Investing in social programs can soften the blow of inequalities and foster more stable societies. In this podcast, we speak with Deborah Greenfield, Deputy Director General for Policy at the International Labour Organization, which was formed one hundred years ago out of the Paris Peace Conference at the end of World War 1. And while the work environment has changed dramatically in the past one hundred years, gaining access to basic social programs remains a struggle for far too many workers around the world today. A recent ILO study says more than half the global population lacks healthcare and social security. Greenfield says social protection floors provide important support to workers as they transition into the changing job market.
Read the paper about IMF Engagement on Social Spending,
Somalia is one of the world's most conflict-affected states. Many countries around the world suffer from weak governing institutions, but Somalia was without a functional central government for 20 years. In this podcast, Somalia's Finance Minister, Abdirahman Duale Beileh, says while elections in 2012 have since helped reestablish some of the institutions that bind the country's disparate communities, the road to recovery remains a steep climb. Duale Beileh is also a distinguished artist and songwriter, and we hear his latest song about students struggling to get an education amid violence and social destruction. Abdirahman Duale Beileh was in Washington for the 2019 IMF-World Bank Annual Meetings.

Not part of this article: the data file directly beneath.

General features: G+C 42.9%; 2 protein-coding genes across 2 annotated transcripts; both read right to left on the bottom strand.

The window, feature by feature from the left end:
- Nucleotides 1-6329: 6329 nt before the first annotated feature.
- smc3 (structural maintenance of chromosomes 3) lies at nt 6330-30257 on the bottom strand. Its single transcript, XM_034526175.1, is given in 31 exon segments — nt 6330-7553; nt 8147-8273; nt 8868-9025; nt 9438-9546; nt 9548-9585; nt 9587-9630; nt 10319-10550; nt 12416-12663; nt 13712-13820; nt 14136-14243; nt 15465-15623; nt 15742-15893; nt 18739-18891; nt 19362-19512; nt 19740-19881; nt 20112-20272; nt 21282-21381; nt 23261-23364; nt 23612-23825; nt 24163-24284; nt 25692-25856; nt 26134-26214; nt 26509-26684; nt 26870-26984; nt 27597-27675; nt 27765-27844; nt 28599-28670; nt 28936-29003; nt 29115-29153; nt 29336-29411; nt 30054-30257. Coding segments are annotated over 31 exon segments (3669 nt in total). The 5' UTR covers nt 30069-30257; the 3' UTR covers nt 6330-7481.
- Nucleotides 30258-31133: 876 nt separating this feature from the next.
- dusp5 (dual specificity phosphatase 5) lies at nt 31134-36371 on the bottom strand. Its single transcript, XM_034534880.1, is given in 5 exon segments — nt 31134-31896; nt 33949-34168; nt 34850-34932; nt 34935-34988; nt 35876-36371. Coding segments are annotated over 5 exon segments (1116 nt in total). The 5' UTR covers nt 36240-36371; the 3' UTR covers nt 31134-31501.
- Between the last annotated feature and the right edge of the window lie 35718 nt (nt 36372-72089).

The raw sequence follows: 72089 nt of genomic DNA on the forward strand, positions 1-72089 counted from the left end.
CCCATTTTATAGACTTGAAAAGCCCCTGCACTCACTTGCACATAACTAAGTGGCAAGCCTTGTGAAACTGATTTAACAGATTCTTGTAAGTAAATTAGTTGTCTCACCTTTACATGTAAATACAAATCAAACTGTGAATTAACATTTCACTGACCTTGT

You'll find the webcast of Dr. Beileh's presentation about Effective Engagement in Fragile States at IMF.org.
Link to his song Heestii Dalkani Gurmad Buu Raba
In her first IMF-World Bank Annual Meetings as IMF Managing Director, Kristalina Georgieva talks with Foreign Policy Magazine's Ravi Agrawal about breaking down barriers to women's career growth. Georgieva is the first person from an emerging market economy, and only the second woman to lead the IMF since its inception in 1944. In this podcast, Georgieva and Agrawal discuss the economic benefits of gender equality and the societal transformation that is required to correct the injustices of the past.
The dramatic drop in commodity prices in 2014 has had lingering effects in sub-Saharan Africa. One such effect is a growing backlog of payments by governments to service providers, known as arrears. But despite the prevalence of arrears in the region, their causes and consequences are not well understood. The latest Regional Economic Outlook for sub-Saharan Africa looks at the economic and social impact of increasing arrears in recent years. In this podcast, IMF economists Samuel Delepierre and David Stenzel say domestic arrears can undermine private sector activity and citizens’ trust in the government.